Never Never - Brianna Shrum



     Well I have to say I quite enjoyed this trip into Neverland, even though it was rather bittersweet. Sometimes it can be really cool to get the villain’s point of view, and I really liked getting one of the most notorious ones, Captain James Hook. For even villains have a story to tell, and most of the time villains are made, not born, so their stories tend to be pretty compelling. I think that starting with James’s childhood was a fabulous way to go, it was nice to start at the beginning and see his slow evolution into the nefarious Captain Hook.



  I think one of my favorite things was Hook’s depiction of the infamous Peter Pan. The funny thing is, I actually like Peter Pan, always have, there is just something I find rather charming about the boy who wishes never to grow up. And while I do like Pan, I don’t think that Hook’s representation of him in this book was wrong. The truth of the matter is, no matter the depiction some things about Peter Pan are inherently true, he is narcissistic, thoughtless, and irreverent. All the completely uncharming aspects that accompany being a child. In most adaptations I think these more unsavory characteristics are done in a way that they don’t seem as pronounced, but in Never Never these traits were accentuated and it wasn’t hard to see how other people could suffer from such behavior, namely James Hook. I really appreciated that this tale where Pan was made to be the offender, the author didn’t feel the need to add much out of the original tales, just make the more unsavory things more pronounced.



    It was hard not to sympathize with Hook, when you looked at all the things that befell him because of Pan. I was never really sure which side of the line that I was on. And getting Hook’s inner turmoil over the harsher things that he was doing, made a real difference on how I viewed them. Suddenly his relentless pursuit of Pan did not seem so evil, but more of a Neverland justice. I thought that Neverland itself was a really fascinating part of this story as well. I had no problem visualizing this enchanting and dangerous place. It was pretty cool how even land and all it’s inhabitants seemed to revolve around Peter, just a change in his mood could affect every and anything down to each blade of grass. I think it made Hook only detest Peter that much more that everything was merely another disciple of Peter’s, and Peter didn’t even appreciate any of it.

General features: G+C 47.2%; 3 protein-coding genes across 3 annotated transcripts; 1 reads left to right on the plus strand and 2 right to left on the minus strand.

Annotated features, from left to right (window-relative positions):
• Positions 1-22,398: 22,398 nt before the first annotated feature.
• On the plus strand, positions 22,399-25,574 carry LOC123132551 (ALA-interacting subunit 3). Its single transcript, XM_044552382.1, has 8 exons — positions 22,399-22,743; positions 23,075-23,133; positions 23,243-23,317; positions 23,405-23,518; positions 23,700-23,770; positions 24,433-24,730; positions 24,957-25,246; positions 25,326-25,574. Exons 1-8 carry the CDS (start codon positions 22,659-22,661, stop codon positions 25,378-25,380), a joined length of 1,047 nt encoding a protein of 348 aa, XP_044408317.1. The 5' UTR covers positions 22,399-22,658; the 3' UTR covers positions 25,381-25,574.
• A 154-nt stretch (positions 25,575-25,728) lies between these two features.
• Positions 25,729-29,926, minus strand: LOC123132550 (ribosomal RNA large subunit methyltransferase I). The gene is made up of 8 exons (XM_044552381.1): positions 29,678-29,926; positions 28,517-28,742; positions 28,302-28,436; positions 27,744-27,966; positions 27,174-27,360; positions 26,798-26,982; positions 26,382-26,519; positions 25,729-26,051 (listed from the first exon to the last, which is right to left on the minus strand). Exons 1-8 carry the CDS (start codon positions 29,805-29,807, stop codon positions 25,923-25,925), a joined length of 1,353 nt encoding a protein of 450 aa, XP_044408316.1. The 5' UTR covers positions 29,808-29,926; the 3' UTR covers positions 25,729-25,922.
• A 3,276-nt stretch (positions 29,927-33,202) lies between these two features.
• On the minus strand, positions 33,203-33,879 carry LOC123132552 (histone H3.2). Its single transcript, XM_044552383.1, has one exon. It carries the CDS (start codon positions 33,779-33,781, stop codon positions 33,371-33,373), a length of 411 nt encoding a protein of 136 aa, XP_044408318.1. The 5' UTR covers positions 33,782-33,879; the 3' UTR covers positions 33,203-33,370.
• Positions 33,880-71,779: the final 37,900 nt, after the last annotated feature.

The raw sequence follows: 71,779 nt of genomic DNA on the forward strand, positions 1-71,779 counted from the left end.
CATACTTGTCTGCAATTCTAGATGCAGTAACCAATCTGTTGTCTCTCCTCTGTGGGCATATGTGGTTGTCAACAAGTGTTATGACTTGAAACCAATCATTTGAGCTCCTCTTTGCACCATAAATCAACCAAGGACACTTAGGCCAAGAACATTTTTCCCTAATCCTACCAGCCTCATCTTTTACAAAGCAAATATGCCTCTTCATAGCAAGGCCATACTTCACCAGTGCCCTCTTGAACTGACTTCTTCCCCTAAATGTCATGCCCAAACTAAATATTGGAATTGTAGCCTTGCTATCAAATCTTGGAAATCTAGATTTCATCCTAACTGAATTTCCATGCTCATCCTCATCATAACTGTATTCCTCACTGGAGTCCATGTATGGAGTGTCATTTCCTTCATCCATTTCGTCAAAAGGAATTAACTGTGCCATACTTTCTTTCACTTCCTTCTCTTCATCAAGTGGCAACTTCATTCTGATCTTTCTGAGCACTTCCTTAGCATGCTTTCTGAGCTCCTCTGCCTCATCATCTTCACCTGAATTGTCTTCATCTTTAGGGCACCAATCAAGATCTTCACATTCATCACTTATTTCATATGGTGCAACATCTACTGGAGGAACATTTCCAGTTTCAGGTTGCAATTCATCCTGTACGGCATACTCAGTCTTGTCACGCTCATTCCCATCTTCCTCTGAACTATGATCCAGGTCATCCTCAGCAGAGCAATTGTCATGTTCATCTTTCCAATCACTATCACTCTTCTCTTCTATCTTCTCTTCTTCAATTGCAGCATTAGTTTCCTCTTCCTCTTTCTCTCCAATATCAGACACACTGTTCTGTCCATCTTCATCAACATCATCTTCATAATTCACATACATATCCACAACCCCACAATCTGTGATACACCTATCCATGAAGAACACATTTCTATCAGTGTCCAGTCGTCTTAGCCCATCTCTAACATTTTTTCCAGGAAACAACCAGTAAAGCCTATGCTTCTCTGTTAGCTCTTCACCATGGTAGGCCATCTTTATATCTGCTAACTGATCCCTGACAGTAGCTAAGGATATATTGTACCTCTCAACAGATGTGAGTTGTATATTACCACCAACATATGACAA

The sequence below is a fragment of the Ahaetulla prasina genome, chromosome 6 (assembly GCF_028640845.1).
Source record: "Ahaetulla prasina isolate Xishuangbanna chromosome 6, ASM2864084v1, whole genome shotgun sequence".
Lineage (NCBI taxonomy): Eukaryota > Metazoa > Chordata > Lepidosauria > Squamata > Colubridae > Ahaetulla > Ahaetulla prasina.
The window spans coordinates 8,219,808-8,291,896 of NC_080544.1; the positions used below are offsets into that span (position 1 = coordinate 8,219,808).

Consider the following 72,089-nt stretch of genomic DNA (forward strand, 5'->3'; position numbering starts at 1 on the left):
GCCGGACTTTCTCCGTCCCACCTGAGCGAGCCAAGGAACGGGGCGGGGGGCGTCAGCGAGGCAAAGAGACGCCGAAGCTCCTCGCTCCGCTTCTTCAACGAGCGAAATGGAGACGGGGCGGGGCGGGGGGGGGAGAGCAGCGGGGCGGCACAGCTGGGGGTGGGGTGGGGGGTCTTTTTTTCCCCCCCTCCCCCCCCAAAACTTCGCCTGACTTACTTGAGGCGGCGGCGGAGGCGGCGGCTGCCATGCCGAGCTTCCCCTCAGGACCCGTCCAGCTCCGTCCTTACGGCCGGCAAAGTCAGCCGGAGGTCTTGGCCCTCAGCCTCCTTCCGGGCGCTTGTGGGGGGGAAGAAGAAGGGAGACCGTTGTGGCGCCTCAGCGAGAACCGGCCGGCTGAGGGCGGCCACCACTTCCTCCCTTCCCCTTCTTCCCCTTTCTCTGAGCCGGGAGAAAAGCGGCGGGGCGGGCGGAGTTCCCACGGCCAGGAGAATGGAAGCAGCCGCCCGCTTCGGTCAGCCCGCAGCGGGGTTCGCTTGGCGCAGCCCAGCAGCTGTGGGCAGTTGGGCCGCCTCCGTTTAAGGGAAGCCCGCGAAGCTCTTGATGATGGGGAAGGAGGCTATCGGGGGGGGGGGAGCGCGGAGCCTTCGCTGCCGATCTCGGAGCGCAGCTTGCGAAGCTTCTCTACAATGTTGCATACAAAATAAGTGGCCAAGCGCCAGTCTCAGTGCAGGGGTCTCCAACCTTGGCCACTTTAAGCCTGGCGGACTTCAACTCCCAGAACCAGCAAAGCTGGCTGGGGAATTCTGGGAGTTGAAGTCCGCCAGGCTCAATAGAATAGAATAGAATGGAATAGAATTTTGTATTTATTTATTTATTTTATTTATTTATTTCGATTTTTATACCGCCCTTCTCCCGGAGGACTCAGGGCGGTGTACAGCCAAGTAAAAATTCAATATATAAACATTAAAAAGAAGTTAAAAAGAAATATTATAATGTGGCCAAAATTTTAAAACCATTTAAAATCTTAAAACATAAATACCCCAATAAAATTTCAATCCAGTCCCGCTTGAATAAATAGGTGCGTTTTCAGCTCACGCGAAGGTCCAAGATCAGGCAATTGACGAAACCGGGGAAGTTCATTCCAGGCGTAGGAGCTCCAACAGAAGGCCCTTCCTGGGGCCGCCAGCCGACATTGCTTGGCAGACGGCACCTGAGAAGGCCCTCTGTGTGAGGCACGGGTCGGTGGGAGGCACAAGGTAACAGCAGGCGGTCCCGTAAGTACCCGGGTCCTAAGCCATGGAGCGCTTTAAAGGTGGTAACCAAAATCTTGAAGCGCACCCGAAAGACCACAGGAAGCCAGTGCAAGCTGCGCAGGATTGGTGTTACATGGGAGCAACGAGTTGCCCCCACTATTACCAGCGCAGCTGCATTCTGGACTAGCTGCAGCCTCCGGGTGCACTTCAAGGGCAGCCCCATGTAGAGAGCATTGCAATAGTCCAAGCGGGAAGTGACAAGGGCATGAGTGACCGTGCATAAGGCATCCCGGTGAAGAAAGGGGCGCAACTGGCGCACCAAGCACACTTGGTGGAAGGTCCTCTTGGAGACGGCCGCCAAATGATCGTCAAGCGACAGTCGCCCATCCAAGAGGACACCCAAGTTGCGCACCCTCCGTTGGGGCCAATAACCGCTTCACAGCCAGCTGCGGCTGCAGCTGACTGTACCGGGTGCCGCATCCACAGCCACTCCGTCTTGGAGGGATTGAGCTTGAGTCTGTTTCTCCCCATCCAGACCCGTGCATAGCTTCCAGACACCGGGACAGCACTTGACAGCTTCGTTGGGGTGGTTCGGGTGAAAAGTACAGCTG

I have to admit that Tiger Lily’s role in this book was surprising to me. But although unexpected, I did quite enjoy it! Although I’d be lying if I said I wasn’t slightly disappointed with the way things went down with her at the end of the book.



   Even though I ultimately knew how this story would end, it was actually pretty heartbreaking to watch it happen through Hook’s eyes, especially after all we had watched him endure. All in all this was a fresh new perspective on a classic tale and I thought it was well done.


    I received a copy of this book from Spencer Hill Press via NetGalley in exchange for an honest review

Original post:


    1. I know, I’m a huge Pan fan too. I feel like the different point of view and the fact that Shrum didn’t really stray from the original story line much, just kind of accentuated more of what was already there, it made it that much easier to enjoy. Even if it didn’t cast Peter in the best light.

      Liked by 1 person

Leave a Reply

Fill in your details below or click an icon to log in: Logo

You are commenting using your account. Log Out /  Change )

Google photo

You are commenting using your Google account. Log Out /  Change )

Twitter picture

You are commenting using your Twitter account. Log Out /  Change )

Facebook photo

You are commenting using your Facebook account. Log Out /  Change )

Connecting to %s